JL: The union doesn’t really get involved until the game is basically going to be called, at least from what I remember. Basically, you hang around and hang around, and it’s the team’s call, and the logistics of playing the game or not comes down to things like off days. The Cubs are in our division, which helped that night, but we had 20 games in a row, and I think they were also in a 20-game streak, and you can’t play more than 20 in a row at the big-league level without having the whole team vote on it. That is what happened, and while they were trying to get the field ready to possibly squeak in five innings, we weren’t guaranteed that was going to happen, so ultimately we decided to play the game at another time.
Once the umpires and our team president, and somebody who was representing the Cubs, deemed the field unplayable and they called the game, the union would have gotten involved to figure out which day was going to work best for both clubs. I believe that it’s (Weiner's top assistant) Gene Orza who gets involved with the scheduling, and our rep is Paul Maholm, and our alternate is Ross Ohlendorf, so those guys were probably talking to Gene Orza about the best time to make up the game. We had a mutual off day with the Cubs coming up, so they came back into town to get the game in then.
DL: Post-season schedules, and the impact that television has on when the games are played, has been an issue. Where do most players stand on that?
JL: Yes, post-season schedules have been an issue in recent years and I think most players feel that the length of the commercials interferes with the flow of the games. That being said, I feel that if you are lucky enough to be in the postseason, the team can make that adjustment. It seems to be an issue with no clear-cut resolution because of the amount of money involved for that ad space.
DL: The PED scandal is mostly behind us, but it was a pretty hot topic when you were a player rep. What were those discussions like?
JL: It was often the topic that ate up most of the time in those meetings. The PED topic was something that, as players, we needed to address. In order to make our sport reputable we owed it to the fans and to our union as a whole to clean up the sport. It was tough at that time, because the specific effects of the drugs were just not clear. For some players it might have made them better, while others seemed to not benefit. All in all, I feel the drug testing that we have in place is really tough to try to elude. I feel that all players are happy to have it in place.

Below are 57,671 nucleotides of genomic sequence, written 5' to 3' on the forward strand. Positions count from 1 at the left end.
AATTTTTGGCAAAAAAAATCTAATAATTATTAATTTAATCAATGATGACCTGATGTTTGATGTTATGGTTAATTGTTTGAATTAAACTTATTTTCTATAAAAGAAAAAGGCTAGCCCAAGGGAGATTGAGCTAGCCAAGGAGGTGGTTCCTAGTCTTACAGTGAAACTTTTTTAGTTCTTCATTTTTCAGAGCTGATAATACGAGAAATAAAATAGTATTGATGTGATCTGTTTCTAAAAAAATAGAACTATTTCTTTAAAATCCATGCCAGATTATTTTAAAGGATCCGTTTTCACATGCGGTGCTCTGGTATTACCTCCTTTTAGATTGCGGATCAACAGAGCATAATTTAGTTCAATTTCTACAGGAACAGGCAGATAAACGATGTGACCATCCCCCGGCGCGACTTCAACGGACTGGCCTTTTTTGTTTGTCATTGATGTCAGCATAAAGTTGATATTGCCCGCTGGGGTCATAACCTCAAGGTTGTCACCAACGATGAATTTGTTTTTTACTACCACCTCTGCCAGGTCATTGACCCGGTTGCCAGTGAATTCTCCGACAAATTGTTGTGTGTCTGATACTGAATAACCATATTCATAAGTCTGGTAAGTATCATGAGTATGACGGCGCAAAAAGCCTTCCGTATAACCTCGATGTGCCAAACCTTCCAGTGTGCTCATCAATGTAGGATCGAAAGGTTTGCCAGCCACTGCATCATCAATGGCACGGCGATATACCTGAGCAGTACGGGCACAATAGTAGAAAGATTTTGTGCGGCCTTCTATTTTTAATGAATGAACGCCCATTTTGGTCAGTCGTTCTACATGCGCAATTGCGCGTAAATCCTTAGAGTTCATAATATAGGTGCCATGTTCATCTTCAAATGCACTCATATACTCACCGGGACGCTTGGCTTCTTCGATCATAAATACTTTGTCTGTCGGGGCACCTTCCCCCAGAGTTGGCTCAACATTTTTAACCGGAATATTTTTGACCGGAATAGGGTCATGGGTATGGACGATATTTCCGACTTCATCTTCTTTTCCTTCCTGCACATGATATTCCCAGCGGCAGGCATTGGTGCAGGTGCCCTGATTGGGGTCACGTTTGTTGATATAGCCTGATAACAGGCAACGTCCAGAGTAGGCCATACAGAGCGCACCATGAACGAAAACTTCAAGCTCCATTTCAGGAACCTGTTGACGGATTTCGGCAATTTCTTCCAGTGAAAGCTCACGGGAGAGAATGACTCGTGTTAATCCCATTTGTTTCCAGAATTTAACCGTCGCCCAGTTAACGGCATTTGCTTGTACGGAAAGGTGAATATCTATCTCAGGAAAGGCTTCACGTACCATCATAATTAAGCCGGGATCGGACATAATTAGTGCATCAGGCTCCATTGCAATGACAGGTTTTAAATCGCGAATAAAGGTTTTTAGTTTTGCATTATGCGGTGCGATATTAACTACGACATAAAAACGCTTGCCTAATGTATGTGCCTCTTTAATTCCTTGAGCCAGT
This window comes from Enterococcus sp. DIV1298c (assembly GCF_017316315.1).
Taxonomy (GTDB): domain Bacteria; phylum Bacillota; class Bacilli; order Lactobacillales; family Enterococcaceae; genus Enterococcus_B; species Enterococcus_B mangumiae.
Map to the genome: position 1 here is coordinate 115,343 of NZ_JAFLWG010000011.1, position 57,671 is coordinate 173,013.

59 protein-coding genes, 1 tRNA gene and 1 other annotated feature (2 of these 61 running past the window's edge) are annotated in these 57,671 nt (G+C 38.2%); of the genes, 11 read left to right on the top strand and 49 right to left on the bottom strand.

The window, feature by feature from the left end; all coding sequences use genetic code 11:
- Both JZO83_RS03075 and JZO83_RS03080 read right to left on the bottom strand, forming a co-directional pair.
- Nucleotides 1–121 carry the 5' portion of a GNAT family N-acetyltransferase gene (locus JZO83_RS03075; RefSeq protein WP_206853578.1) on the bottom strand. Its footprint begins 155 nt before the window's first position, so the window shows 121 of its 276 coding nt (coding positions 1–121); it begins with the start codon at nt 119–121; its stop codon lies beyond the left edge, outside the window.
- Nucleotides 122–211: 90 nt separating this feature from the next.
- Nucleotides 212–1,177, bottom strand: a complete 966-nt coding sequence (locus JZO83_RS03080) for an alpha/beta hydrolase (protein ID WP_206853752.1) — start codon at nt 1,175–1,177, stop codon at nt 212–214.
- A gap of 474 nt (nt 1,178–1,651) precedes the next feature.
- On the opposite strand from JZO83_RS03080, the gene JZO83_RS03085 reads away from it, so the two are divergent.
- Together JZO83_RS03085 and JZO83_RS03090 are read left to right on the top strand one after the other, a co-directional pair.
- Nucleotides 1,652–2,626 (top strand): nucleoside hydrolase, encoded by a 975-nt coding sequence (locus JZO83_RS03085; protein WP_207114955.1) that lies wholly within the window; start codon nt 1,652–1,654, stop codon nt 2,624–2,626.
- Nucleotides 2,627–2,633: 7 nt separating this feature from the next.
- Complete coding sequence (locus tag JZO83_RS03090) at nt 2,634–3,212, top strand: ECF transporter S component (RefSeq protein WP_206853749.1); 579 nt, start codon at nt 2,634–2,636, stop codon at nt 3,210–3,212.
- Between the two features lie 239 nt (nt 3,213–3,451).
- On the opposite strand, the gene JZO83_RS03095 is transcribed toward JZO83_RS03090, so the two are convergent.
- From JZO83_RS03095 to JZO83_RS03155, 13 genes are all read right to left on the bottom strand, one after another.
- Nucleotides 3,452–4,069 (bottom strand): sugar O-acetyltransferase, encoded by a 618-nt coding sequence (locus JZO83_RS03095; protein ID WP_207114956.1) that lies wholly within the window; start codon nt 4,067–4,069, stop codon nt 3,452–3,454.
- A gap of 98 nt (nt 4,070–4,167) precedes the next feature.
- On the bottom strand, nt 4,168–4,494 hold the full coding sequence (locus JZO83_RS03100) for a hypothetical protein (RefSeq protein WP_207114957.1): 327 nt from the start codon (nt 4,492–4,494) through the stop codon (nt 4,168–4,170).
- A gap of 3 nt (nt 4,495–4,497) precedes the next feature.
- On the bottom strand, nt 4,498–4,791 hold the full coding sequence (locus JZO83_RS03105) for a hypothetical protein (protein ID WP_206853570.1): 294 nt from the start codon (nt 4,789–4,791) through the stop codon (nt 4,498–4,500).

DL: Umpires and instant replay has seemingly replaced PEDs as the game’s hottest topic. Where do most players, and the union, stand on that issue?
JL: That is a tough call. I feel that if we have the technology, why not use it, but on the other hand, human error is something that makes sports great. It gives you something to talk about at work or at barbecues. I think that if you ask players if they want replay, they would tell you no. The pace of play would really suffer, and exactly what would be up for review, and what would be out, would be troubling to pick. This will be an issue especially after seeing how some fouls and goals were missed during the recent World Cup. The technology was there and not used. I feel players would like to see it in the postseason because of the importance of the games. We will wait and see.
DL: It is often said that there are a lot of politics in baseball. Do you agree that there are?
JL: That’s a great question, as to whether there are politics involved, and I would say that when you look at this, it is a business. If you’re running a business, you’re going to want things done a certain way, and that goes for the union and ownership alike. They’re going to want to see things through in a certain way, and I don’t know how much that really turns into politics, but ultimately it’s a business and you try to do what’s best for both parties. Of course, sometimes it just doesn’t work that way.